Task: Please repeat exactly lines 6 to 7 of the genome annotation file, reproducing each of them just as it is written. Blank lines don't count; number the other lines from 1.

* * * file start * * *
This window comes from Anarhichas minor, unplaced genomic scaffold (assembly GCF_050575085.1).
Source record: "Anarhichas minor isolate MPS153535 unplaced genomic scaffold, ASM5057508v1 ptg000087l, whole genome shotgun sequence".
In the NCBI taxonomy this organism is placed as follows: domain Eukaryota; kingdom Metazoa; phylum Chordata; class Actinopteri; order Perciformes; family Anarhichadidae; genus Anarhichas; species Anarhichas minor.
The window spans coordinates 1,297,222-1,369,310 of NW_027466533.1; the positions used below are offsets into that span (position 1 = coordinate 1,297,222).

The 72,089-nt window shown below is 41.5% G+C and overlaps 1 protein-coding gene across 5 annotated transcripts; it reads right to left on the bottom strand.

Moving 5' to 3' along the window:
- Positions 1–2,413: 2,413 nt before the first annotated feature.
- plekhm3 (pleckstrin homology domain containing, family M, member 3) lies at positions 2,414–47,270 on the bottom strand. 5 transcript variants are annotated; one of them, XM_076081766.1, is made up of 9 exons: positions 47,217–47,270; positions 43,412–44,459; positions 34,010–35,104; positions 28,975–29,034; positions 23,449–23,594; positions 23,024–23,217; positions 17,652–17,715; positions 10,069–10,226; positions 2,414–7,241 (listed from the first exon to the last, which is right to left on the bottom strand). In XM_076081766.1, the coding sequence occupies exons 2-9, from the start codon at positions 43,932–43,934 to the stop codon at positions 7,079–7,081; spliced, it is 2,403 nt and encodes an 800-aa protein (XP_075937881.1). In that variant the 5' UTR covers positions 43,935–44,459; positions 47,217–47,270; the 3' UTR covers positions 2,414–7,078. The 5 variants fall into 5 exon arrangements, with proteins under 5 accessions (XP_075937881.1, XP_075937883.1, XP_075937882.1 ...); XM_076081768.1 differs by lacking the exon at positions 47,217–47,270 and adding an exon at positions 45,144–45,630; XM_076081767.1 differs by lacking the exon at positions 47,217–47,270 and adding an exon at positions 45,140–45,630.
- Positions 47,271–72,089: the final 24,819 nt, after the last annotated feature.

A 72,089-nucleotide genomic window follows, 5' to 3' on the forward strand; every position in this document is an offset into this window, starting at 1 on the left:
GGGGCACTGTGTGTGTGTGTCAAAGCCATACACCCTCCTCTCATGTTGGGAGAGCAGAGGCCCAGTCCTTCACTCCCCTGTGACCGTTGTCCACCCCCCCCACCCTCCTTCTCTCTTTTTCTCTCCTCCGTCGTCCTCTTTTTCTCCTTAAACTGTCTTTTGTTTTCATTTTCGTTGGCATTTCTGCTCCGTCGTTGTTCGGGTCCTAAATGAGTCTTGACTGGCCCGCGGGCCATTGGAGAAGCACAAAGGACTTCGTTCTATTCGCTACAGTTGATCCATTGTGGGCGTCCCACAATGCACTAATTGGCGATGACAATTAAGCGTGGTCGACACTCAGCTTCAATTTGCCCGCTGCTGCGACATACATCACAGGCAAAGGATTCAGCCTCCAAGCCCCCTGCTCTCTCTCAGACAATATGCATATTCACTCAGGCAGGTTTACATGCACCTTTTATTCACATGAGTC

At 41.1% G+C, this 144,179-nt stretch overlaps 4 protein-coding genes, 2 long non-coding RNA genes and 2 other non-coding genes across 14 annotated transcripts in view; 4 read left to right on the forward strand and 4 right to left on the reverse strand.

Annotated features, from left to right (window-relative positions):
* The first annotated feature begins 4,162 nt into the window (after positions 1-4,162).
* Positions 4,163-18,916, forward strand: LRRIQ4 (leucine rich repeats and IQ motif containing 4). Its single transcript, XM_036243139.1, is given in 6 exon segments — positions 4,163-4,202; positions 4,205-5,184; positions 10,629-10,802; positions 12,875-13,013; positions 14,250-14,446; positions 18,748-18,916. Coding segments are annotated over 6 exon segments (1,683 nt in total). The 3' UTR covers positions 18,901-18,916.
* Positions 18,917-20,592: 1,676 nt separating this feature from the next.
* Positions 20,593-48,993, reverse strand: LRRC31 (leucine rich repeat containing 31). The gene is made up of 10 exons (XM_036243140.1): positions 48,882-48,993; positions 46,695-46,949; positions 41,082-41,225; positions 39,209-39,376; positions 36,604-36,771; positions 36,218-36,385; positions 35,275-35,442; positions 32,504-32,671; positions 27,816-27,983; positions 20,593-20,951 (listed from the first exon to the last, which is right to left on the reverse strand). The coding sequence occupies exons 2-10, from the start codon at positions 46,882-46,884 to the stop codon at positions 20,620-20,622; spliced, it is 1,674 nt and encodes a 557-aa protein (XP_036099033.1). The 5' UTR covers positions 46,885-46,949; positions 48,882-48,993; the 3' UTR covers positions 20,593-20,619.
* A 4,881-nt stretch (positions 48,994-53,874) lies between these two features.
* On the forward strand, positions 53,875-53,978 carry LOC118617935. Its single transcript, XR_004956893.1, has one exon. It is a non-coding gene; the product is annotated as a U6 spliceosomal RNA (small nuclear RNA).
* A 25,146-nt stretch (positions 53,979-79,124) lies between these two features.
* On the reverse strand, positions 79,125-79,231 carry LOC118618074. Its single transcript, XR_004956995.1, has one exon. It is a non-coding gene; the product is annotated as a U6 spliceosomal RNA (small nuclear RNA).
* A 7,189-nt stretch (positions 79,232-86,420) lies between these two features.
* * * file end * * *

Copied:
Moving 5' to 3' along the window:
- Positions 1–2,413: 2,413 nt before the first annotated feature.